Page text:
Saci’s oldest son, Lakshman, is down with COVID. He’s quarantining across the street, and we are delivering the morning maha-maha breakfast to him, which he very much appreciates. He finished his first year of college at the New School. In the weeks before he went to college, he was reading Bhagavad-gita As It Is with his father every day and demanding our morning maha-maha–prasadam with great intensity. I have known Lakshman since he was a little baby and I would play with him. His father didn’t push him to become a devotee but gave him free choice. Now Saci Suta has a video of Lakshman dancing wildly at the last Ratha-yatra in New York City.
Lakshman told his father that he’d like to be a karma-yogi. It’s nice to see when the second generation grows up and doesn’t reject Krsna consciousness completely.
Our helpful visitor, Amit, caught COVID at NYC Ratha-yatra. He has had symptoms for eight days, and today was the first day he was able to get up early and do his puja. Anuradha dasi is running out on her permit to stay in the USA, and she has to return on Sunday, June 26th. Our other backup man, Atindra, can’t come because his wife has tested positive with COVID, although with no symptoms. But he has to wait until she tests negative before he can come. So we’re feeling the reality: COVID is here to stay.
Good news. Atindra said he can come to Viraha Bhavan on Sunday after Anuradha leaves to render service. He can stay all the way until Manohara comes here in mid-August. While here he will take occasional breaks which can be filled in by Amit coming. This news is a great relief for me and Baladeva.
“Here’s a sepia picture of Prabhupada
in his kitchen at Radha-Damodara.
We imagine how it was
before he came to America.
The light coming in the window is from
Rupa Gosvami’s samadhi.
Prabhupada said he was comfortable
in those two rooms,
living in Vrndavana with no cares.
But Krsna dictated, ‘Come out’
so he went to America
to give us Krsna consciousness.
Then back to Vrndavana to build a
beautiful mandir and guesthouse and
establish the spirit of worship and service.
In this photo Prabhupada
has returned to Vrndavana.
He’s sitting on a straw mat on the floor.
His right hand is grasping the prasadam
from his plate. He is wearing a sweater
and staring intently out the window
which is flooded with light.
What is he thinking? What new order is coming from
his gurus who live in their samadhis?
Where shall Prabhupada go next
to perform what task? Maybe he is telling them,
‘Although I made some success in America
only a few have come
and only time will tell whether they
succumb again to sex and drugs.’
‘No, you did right. You established the
seed and plant of bhakti in the West
and gave new birth for India also. . . .
There is always more to do,
Lord Caitanya wants this.’
Of course this is only my daydream
of Prabhupada’s thoughts
and the replies of the Gosvamis of Vrndavana.
It’s my way of looking into his room
when he is absorbed in ecstasy and
I’m hoping to grab a little mercy
to carry on my service.”
“Prabhupada, pick me up,
Prabhupada, let me serve you,
please let me do something nice for you
like improve my chanting and
bring some people to the Krsna consciousness
movement. Let me help some devotees
to find their way.
You expect something
from an old student of yours.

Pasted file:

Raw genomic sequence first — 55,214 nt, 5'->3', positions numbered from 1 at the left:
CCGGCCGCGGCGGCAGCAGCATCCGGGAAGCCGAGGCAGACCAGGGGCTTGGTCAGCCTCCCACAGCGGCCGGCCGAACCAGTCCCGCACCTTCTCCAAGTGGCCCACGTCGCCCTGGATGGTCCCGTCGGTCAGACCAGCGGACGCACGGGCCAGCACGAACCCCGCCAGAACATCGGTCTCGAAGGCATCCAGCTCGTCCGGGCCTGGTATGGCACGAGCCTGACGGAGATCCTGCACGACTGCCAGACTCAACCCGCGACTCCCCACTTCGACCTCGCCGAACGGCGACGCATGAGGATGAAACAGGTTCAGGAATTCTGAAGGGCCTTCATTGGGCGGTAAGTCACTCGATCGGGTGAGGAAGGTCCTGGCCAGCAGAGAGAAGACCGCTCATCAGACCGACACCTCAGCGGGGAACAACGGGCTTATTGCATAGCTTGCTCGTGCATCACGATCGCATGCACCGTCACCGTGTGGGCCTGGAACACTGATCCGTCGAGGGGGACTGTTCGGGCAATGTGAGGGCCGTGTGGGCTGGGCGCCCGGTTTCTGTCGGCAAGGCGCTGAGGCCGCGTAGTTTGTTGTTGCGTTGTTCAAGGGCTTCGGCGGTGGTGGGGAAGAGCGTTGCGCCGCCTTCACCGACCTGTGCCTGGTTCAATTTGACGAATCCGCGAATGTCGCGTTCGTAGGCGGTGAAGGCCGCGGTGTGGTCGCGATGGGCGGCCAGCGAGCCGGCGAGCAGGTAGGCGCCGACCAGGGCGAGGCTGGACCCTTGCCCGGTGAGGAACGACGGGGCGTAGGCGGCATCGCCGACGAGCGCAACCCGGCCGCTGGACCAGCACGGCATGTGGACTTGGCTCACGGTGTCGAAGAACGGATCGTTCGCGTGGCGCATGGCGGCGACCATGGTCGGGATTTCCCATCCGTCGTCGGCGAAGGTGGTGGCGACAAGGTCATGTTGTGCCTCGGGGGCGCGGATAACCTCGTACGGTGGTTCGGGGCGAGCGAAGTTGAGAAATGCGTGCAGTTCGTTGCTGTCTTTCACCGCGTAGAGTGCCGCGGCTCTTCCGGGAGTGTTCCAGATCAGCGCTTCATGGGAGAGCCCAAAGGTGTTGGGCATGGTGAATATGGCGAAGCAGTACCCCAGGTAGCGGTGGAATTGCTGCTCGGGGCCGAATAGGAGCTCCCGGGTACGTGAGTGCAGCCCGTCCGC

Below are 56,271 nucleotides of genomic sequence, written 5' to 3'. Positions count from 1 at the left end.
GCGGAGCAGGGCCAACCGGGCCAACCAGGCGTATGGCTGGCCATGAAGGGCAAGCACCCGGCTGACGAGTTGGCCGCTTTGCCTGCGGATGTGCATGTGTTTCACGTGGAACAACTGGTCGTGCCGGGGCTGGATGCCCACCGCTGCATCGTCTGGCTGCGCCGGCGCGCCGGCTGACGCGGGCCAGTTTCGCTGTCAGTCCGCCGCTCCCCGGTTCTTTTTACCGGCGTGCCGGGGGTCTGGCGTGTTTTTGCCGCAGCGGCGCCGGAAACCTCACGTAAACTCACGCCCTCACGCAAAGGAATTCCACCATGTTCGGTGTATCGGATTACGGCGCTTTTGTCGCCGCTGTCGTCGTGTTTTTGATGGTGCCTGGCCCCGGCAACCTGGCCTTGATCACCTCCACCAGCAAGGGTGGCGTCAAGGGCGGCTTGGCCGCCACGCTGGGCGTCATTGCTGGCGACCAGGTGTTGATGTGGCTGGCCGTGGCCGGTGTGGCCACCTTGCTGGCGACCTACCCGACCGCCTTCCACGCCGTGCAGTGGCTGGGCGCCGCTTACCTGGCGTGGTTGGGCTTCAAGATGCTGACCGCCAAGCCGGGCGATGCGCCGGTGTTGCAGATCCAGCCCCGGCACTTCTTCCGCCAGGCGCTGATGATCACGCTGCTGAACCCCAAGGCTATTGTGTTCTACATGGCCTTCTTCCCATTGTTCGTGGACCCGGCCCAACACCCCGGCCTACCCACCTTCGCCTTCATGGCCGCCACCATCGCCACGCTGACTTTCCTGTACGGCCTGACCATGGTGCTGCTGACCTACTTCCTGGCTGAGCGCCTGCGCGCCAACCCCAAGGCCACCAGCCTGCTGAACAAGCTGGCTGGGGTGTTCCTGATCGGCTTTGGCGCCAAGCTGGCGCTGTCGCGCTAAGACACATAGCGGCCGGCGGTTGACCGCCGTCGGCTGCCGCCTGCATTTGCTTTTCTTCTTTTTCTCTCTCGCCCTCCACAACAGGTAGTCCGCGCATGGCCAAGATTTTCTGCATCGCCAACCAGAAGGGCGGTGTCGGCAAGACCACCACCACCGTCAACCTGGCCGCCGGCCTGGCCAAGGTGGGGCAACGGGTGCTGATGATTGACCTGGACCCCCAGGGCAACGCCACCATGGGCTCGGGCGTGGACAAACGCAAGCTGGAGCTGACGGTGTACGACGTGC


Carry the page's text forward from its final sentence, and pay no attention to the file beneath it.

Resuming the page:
Prabhupada, I love you.
You said you were an old man,
you said old age makes the body ugly
but we see your body as spiritual.
Prabhupada, I could fall down
so I pray that won’t happen.
Let me be near you.
Prabhupada, I am a tape recorder for you.
You said, ‘I write
all the articles in Back to Godhead
but we divide up the names,
like Satsvarupa, Hayagriva, Damodara and Rayarama.’
I cut my hair for you, wear this saffron dhoti,
I want to go on pilgrimage,
I want to serve you here and now
I read your books and underline sections
that strike me,
lines that assure me or challenge me
and then I share them with your devotees.
Prabhupada, you are my father, and the father
of all your devotees.
I will go now and hear you.
I have a van full of your tapes and books.
I dig into them.
They are my sustenance. I have been looking
at your photos.
Prabhupada, please tell me what to do
if you think I can hear.”
“Yes I was on many morning walks with you
and I’m proud of it.
I like to see my sikha-tousled head
sticking up and me gliding behind you,
to hear thoughtfully
what you have to say.
I listened best on those morning walks.
At other times I was plagued with mental problems.
But no matter how restless I was—
wanting service in separation from you,
disliking the menial nature of what I had—I
never disliked the walks.
There was pure philosophy streaming from you.
The debate with Mayavadis and scientists,
the joy of walking with you and
how you kept the conversation
so pure, preaching,
and the clothes you wore too—
Lightweight garlands of frangipani in Hawaii,
a soft wool shawl,
your saffron wool cadar over that,
most handsome and stately.
‘Good morning!’ you said to passersby.
Little did they know who you were.
We shared at least a little
the secret you carried.
I’m looking at those photos today
and feeling comforted.
Your hand in your beadbag,
your face turned back and smiling to a disciple
if I try to get too much out of it
the photo will vanish.
I’ll try not to be greedy.
You exist in many dimensions,
not just in a piece of glossy Kodak paper.
But it aroused my devotion to see your image.
I don’t want to miss you.
Please take me on the walk.
Please talk or be silent as you wish,
please walk with your disciples,
and make us Krsna conscious.”
Don’t be smug about it as if you
own him to give Prabhupada seminars
all year during 1996.
Yet I may say ‘my Prabhupada.’
So can everyone who follows him.
We all have a monopoly on his love.
Prabhupada writes, ‘Anyone engaged in the service of the Lord
is spiritually very dear to Him. . . .
It is not that Lord Brahma is considered